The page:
May 10, 1915 from
boarded the “Euripides” at
2, 1915 from
Troops boarding, with other waiting to board the “Euripides” in May 1916
Nurses are seen on board the “Euripides”
Above: A group of Australian nurses are seen ready to depart
September 9, 1916 from
September 11, 1916 from
31, 1917 from
1918 Euripides was equipped for wireless telegraphy, operated by
the Marconi Company. Her call sign was MSE.
By 1918 Euripides was equipped for wireless telegraphy, operated by the Marconi Company. Her call sign was MSE.
Early in 1919 she was given a radical change of war livery of light angled and curved stripping all over her grey hull, and she looked hideous to say the least during the final year of her troop ship duties!
She is seen
In 1919 she basically returned to her regular
After her troop
service “Euripides” was overhauled at
In 1922 the company
took delivery of a pair of new
12,300 GRT liners, Sophocles and Diogenes. In
March 1923 Euripides' route was changed to
serve Southampton instead of
Euripides is seen at the Brisbane Hamilton wharfs cold stores loading butter
1927 Euripides was laid up for five months in the Firth of
Clyde. She then went into a service between Liverpool and
“Euripides” is seen arriving at
In November 1929, management was transferred to the “White Star Line”, but “George Thompson & Co Ltd” (Aberdeen Line) continued to be her owner. Also in 1930 the “Euripides was” equipped with wireless direction finding apparatus.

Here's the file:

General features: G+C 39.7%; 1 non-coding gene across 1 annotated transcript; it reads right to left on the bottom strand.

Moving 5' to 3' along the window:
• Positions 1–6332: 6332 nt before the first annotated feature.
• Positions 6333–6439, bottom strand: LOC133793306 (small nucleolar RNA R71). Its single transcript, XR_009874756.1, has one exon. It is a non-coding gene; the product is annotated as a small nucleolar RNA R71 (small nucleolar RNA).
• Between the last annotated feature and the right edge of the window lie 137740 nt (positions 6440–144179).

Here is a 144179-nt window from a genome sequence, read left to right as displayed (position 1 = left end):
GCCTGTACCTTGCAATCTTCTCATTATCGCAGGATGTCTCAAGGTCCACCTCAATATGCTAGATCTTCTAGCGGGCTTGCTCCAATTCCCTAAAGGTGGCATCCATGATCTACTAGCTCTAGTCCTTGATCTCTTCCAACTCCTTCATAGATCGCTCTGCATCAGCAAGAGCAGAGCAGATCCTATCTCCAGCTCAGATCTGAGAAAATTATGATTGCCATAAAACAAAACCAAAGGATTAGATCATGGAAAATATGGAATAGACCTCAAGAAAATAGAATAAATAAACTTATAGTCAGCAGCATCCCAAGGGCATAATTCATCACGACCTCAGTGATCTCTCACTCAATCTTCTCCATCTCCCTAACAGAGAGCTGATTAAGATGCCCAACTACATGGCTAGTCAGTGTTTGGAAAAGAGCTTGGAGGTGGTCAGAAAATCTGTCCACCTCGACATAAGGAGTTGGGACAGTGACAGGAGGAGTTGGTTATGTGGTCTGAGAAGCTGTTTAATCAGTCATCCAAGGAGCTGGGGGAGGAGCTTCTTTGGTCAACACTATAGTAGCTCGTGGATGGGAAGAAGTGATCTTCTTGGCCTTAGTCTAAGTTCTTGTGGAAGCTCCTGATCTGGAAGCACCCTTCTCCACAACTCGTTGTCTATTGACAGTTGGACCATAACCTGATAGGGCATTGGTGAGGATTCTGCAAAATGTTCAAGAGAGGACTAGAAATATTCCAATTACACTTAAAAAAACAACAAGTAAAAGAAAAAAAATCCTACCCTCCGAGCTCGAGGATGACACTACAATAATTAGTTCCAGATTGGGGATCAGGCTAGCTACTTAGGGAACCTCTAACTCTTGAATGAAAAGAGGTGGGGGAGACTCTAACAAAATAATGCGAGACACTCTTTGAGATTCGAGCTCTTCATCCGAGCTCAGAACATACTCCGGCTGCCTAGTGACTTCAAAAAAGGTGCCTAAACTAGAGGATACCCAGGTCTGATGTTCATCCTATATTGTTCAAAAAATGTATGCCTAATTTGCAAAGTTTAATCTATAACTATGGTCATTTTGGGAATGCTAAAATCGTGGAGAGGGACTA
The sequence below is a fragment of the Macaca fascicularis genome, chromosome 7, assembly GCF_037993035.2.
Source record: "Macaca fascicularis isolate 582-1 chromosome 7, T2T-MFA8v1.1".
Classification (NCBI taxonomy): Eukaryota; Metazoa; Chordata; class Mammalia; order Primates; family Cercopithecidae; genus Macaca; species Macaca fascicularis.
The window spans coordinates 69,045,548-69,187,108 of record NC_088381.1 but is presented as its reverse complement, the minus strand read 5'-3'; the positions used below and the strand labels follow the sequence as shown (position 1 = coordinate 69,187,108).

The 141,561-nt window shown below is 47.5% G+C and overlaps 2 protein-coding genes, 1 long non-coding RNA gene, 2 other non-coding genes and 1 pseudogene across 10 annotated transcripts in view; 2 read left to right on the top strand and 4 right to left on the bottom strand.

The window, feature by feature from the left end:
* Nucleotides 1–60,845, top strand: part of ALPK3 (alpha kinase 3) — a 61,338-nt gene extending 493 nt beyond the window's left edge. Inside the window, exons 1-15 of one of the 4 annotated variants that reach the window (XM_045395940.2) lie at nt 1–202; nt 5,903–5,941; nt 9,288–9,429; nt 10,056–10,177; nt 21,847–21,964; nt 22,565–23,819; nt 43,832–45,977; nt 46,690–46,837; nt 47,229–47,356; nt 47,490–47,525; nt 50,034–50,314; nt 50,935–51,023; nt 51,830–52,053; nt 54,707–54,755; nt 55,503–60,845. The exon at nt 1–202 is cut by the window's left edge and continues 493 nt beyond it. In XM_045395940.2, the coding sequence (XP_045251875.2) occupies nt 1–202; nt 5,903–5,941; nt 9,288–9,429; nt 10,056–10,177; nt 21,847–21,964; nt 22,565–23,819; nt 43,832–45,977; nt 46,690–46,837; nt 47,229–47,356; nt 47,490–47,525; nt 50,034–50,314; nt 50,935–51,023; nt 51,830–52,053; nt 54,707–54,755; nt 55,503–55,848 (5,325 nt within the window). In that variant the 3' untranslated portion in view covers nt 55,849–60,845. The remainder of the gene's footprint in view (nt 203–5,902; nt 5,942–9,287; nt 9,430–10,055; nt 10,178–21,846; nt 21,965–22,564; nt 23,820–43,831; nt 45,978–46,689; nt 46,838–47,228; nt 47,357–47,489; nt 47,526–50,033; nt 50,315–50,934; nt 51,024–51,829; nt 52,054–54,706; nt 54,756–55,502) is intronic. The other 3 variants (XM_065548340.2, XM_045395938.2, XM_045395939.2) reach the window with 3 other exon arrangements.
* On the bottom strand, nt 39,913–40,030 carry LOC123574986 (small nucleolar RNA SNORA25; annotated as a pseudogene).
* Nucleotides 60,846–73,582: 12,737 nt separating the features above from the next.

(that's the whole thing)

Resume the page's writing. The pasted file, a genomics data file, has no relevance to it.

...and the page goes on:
Photograph Above: She entered
With “White Star Line” being in huge financial difficulties, due to its owner Lord Kylsant having overspent so greatly and being in a huge debt, it ended up that on July 20, 1931 the “Royal Mail Case” opened at the ‘Old Bailey’, which sadly led to the collapse of the White Star Line’s parent company The company being unable to repay its debt, and its ships serving on the Australian route were sold to a new company, the “Aberdeen and Commonwealth Line Ltd” in 1933
However, it was
in July 1932 that “Shaw, Savill & Albion” took over the
“Aberdeen Line” and all their ships, including the
“Euripides”, which was sent to the yards of “R. & W.
Hawthorn, Leslie and Company, Ltd” at Hepburn,
Her First Class
cabins were enlarged and greatly modernised when completed there were now
accommodated 200 passengers in an excellent Cabin Class. In addition a new
modern fully equipped Gymnasium as well as Swimming Pool was added. Whilst
the old third class section was completely converted into additional cargo
space, increasing her total refrigerated cargo capacity to 442,680 cubic feet, 12,535 m3. During
the refit, she was converted from coal to oil burning. Her refit saw her
tonnage change to 15,128 GRT and 9,461 NRT. “Shaw,
Savill and Albion” had renamed her, “Akaroa” and
she was now registered at
A Shaw, Savill & Albion postcard of their newly acquired and refurbished R.M.S. Akaroa
Her new regular
service was from Southampton to
Savill” offered 100-day holidays from
The precise route was: Southampton,
Fares & Sailings for 1933 for their three ships on this service